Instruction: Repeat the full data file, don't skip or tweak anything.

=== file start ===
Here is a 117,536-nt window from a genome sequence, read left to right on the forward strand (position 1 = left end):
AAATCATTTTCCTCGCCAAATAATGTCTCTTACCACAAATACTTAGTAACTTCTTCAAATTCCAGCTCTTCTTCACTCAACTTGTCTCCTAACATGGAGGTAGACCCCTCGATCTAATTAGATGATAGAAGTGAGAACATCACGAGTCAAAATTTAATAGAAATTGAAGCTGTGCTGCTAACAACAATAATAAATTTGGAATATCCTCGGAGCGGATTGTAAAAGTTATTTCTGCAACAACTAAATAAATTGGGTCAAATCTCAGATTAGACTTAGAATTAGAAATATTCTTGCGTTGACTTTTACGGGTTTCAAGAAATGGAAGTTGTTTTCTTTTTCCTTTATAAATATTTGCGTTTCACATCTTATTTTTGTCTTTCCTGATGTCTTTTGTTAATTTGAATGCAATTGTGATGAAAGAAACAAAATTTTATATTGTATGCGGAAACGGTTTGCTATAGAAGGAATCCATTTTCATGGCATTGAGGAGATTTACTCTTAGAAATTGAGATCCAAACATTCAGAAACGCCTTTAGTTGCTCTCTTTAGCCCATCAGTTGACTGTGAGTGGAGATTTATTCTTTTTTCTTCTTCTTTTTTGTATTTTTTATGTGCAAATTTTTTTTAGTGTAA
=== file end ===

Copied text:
Here is a 117,536-nt window from a genome sequence, read left to right on the forward strand (position 1 = left end):
AAATCATTTTCCTCGCCAAATAATGTCTCTTACCACAAATACTTAGTAACTTCTTCAAATTCCAGCTCTTCTTCACTCAACTTGTCTCCTAACATGGAGGTAGACCCCTCGATCTAATTAGATGATAGAAGTGAGAACATCACGAGTCAAAATTTAATAGAAATTGAAGCTGTGCTGCTAACAACAATAATAAATTTGGAATATCCTCGGAGCGGATTGTAAAAGTTATTTCTGCAACAACTAAATAAATTGGGTCAAATCTCAGATTAGACTTAGAATTAGAAATATTCTTGCGTTGACTTTTACGGGTTTCAAGAAATGGAAGTTGTTTTCTTTTTCCTTTATAAATATTTGCGTTTCACATCTTATTTTTGTCTTTCCTGATGTCTTTTGTTAATTTGAATGCAATTGTGATGAAAGAAACAAAATTTTATATTGTATGCGGAAACGGTTTGCTATAGAAGGAATCCATTTTCATGGCATTGAGGAGATTTACTCTTAGAAATTGAGATCCAAACATTCAGAAACGCCTTTAGTTGCTCTCTTTAGCCCATCAGTTGACTGTGAGTGGAGATTTATTCTTTTTTCTTCTTCTTTTTTGTATTTTTTATGTGCAAATTTTTTTTAGTGTAA